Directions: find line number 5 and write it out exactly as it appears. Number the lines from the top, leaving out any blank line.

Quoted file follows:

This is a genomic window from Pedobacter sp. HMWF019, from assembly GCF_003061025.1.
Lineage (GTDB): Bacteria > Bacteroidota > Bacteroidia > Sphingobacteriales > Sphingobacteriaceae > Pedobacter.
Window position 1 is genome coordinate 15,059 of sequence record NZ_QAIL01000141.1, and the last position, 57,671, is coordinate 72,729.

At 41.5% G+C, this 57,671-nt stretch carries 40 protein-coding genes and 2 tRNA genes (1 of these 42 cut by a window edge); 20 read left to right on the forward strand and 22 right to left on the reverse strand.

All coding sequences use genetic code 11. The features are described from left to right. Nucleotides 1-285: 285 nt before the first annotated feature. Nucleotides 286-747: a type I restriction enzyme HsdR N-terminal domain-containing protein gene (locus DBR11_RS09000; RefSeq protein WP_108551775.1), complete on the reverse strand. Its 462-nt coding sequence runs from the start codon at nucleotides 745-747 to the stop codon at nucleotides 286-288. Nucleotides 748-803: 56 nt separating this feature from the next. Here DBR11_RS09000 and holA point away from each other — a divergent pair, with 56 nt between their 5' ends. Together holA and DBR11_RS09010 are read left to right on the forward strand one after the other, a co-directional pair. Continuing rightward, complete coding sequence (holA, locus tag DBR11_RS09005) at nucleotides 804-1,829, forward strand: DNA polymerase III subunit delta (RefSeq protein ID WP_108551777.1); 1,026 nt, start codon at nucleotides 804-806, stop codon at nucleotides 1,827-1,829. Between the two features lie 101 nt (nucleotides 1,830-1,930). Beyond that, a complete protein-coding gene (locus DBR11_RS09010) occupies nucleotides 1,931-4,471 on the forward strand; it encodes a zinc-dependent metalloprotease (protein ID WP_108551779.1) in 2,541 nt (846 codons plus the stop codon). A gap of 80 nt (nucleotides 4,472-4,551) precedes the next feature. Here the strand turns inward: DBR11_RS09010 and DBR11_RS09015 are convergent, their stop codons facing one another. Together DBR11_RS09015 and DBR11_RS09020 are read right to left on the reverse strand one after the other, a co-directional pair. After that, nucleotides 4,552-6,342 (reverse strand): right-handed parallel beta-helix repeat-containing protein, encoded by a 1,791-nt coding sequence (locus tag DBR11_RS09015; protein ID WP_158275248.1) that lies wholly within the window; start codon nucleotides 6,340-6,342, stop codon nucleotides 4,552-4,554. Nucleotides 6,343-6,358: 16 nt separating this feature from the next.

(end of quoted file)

All coding sequences use genetic code 11. The features are described from left to right. Nucleotides 1-285: 285 nt before the first annotated feature. Nucleotides 286-747: a type I restriction enzyme HsdR N-terminal domain-containing protein gene (locus DBR11_RS09000; RefSeq protein WP_108551775.1), complete on the reverse strand. Its 462-nt coding sequence runs from the start codon at nucleotides 745-747 to the stop codon at nucleotides 286-288. Nucleotides 748-803: 56 nt separating this feature from the next. Here DBR11_RS09000 and holA point away from each other — a divergent pair, with 56 nt between their 5' ends. Together holA and DBR11_RS09010 are read left to right on the forward strand one after the other, a co-directional pair. Continuing rightward, complete coding sequence (holA, locus tag DBR11_RS09005) at nucleotides 804-1,829, forward strand: DNA polymerase III subunit delta (RefSeq protein ID WP_108551777.1); 1,026 nt, start codon at nucleotides 804-806, stop codon at nucleotides 1,827-1,829. Between the two features lie 101 nt (nucleotides 1,830-1,930). Beyond that, a complete protein-coding gene (locus DBR11_RS09010) occupies nucleotides 1,931-4,471 on the forward strand; it encodes a zinc-dependent metalloprotease (protein ID WP_108551779.1) in 2,541 nt (846 codons plus the stop codon). A gap of 80 nt (nucleotides 4,472-4,551) precedes the next feature. Here the strand turns inward: DBR11_RS09010 and DBR11_RS09015 are convergent, their stop codons facing one another. Together DBR11_RS09015 and DBR11_RS09020 are read right to left on the reverse strand one after the other, a co-directional pair. After that, nucleotides 4,552-6,342 (reverse strand): right-handed parallel beta-helix repeat-containing protein, encoded by a 1,791-nt coding sequence (locus tag DBR11_RS09015; protein ID WP_158275248.1) that lies wholly within the window; start codon nucleotides 6,340-6,342, stop codon nucleotides 4,552-4,554. Nucleotides 6,343-6,358: 16 nt separating this feature from the next.